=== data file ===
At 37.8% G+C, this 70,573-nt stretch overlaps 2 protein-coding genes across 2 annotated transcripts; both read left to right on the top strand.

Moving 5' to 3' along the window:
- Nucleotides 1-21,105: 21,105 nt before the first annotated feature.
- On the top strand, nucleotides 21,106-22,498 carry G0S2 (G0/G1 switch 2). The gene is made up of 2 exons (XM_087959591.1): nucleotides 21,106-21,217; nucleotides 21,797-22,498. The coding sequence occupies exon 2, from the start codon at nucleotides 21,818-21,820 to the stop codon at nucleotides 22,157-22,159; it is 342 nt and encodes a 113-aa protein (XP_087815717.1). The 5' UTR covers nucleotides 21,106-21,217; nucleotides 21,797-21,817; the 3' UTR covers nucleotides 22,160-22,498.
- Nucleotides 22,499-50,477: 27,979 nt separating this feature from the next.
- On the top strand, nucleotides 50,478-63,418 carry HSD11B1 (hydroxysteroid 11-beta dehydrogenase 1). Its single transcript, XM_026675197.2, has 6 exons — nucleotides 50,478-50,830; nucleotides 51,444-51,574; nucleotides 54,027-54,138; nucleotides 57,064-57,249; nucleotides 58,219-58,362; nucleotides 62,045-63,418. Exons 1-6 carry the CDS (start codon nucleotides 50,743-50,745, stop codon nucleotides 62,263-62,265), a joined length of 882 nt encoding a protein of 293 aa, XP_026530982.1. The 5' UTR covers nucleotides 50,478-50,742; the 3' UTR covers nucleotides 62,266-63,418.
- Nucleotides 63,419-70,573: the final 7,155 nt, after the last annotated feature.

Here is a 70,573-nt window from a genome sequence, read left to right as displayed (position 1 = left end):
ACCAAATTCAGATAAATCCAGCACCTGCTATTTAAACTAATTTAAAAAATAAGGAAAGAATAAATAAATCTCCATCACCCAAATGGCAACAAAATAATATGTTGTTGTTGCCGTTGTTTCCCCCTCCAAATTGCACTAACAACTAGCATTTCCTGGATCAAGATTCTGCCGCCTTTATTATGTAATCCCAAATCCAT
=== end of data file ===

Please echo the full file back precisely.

At 37.8% G+C, this 70,573-nt stretch overlaps 2 protein-coding genes across 2 annotated transcripts; both read left to right on the top strand.

Moving 5' to 3' along the window:
- Nucleotides 1-21,105: 21,105 nt before the first annotated feature.
- On the top strand, nucleotides 21,106-22,498 carry G0S2 (G0/G1 switch 2). The gene is made up of 2 exons (XM_087959591.1): nucleotides 21,106-21,217; nucleotides 21,797-22,498. The coding sequence occupies exon 2, from the start codon at nucleotides 21,818-21,820 to the stop codon at nucleotides 22,157-22,159; it is 342 nt and encodes a 113-aa protein (XP_087815717.1). The 5' UTR covers nucleotides 21,106-21,217; nucleotides 21,797-21,817; the 3' UTR covers nucleotides 22,160-22,498.
- Nucleotides 22,499-50,477: 27,979 nt separating this feature from the next.
- On the top strand, nucleotides 50,478-63,418 carry HSD11B1 (hydroxysteroid 11-beta dehydrogenase 1). Its single transcript, XM_026675197.2, has 6 exons — nucleotides 50,478-50,830; nucleotides 51,444-51,574; nucleotides 54,027-54,138; nucleotides 57,064-57,249; nucleotides 58,219-58,362; nucleotides 62,045-63,418. Exons 1-6 carry the CDS (start codon nucleotides 50,743-50,745, stop codon nucleotides 62,263-62,265), a joined length of 882 nt encoding a protein of 293 aa, XP_026530982.1. The 5' UTR covers nucleotides 50,478-50,742; the 3' UTR covers nucleotides 62,266-63,418.
- Nucleotides 63,419-70,573: the final 7,155 nt, after the last annotated feature.

Here is a 70,573-nt window from a genome sequence, read left to right as displayed (position 1 = left end):
ACCAAATTCAGATAAATCCAGCACCTGCTATTTAAACTAATTTAAAAAATAAGGAAAGAATAAATAAATCTCCATCACCCAAATGGCAACAAAATAATATGTTGTTGTTGCCGTTGTTTCCCCCTCCAAATTGCACTAACAACTAGCATTTCCTGGATCAAGATTCTGCCGCCTTTATTATGTAATCCCAAATCCAT